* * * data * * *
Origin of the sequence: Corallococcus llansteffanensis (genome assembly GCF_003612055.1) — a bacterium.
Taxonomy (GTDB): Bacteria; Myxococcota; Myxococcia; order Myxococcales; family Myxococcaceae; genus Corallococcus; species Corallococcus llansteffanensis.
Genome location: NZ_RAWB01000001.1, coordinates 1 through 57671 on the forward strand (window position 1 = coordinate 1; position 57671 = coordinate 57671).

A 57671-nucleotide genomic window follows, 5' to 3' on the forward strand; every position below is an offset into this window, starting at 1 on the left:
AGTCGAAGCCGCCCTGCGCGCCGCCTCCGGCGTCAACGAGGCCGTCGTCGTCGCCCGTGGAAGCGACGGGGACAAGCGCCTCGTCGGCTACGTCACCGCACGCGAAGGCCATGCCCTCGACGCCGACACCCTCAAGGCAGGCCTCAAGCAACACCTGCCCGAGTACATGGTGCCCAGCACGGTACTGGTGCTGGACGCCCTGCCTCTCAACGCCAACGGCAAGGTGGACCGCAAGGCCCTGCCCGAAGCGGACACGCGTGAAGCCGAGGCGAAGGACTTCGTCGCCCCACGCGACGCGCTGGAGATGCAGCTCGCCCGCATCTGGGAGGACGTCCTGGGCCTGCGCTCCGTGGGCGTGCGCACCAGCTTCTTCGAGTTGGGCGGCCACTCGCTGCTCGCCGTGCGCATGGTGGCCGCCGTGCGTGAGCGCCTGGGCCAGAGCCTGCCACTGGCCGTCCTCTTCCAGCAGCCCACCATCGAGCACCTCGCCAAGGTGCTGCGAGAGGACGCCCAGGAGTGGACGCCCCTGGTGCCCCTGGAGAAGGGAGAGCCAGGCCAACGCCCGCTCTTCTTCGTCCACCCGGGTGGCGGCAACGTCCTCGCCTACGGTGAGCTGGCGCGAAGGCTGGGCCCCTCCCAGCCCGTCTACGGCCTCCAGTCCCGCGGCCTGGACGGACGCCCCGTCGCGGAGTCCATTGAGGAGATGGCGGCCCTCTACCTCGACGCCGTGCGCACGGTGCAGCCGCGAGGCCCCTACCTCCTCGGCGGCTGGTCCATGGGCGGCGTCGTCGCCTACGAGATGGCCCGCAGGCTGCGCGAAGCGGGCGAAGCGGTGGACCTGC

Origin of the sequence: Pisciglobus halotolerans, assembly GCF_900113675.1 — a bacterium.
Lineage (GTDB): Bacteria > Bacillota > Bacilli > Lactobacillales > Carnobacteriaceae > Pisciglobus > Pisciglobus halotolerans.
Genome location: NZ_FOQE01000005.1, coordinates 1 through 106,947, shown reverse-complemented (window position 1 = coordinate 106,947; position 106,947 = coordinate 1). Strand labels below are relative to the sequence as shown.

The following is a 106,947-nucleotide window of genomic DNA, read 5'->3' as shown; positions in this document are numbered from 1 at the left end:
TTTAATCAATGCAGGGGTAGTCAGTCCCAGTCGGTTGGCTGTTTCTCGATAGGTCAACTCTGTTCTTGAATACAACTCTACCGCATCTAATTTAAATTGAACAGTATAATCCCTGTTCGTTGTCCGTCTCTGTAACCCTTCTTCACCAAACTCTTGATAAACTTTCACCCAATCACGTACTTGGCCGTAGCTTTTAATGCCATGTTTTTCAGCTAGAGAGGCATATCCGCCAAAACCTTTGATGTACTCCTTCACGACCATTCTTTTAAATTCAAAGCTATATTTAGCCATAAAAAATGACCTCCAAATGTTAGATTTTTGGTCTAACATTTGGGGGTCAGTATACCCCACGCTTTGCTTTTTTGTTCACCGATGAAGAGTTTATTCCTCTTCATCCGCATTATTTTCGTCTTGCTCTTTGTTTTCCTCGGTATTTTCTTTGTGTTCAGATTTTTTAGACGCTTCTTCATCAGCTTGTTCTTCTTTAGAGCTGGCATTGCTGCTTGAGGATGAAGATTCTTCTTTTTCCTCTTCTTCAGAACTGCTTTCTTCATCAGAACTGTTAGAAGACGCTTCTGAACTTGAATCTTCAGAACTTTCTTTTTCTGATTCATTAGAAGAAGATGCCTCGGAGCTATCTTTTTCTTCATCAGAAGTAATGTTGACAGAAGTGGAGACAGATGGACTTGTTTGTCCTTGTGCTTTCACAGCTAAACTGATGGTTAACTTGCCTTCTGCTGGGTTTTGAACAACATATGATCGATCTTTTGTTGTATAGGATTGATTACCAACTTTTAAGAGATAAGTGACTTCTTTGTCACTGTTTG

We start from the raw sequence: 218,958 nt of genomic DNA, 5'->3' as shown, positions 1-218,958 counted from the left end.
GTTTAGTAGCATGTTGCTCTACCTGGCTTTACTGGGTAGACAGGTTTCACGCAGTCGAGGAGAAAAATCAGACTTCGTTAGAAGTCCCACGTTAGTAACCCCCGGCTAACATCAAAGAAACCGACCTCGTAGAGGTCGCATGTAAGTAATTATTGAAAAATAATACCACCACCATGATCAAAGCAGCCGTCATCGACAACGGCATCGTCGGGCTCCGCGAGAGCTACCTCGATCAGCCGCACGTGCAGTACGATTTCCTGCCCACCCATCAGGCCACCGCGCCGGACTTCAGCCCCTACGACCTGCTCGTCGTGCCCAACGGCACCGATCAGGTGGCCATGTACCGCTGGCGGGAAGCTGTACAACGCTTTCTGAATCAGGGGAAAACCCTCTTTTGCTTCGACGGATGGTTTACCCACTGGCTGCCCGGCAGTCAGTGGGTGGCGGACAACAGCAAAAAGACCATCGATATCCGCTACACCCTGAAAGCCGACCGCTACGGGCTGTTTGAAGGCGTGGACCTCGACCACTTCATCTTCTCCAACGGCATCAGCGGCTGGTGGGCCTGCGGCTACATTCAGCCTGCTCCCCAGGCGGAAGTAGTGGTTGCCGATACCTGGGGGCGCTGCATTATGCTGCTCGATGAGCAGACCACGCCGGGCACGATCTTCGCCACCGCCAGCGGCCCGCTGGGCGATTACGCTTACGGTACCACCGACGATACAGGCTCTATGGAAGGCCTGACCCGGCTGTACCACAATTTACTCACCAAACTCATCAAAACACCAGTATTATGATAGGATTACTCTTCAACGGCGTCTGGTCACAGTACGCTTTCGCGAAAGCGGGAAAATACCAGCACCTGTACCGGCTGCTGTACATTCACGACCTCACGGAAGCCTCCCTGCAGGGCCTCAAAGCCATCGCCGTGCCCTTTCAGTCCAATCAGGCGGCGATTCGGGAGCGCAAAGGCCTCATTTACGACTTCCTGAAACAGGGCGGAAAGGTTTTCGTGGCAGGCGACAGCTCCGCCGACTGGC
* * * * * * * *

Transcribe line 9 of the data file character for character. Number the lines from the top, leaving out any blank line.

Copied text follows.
The following is a 106,947-nucleotide window of genomic DNA, read 5'->3' as shown; positions in this document are numbered from 1 at the left end: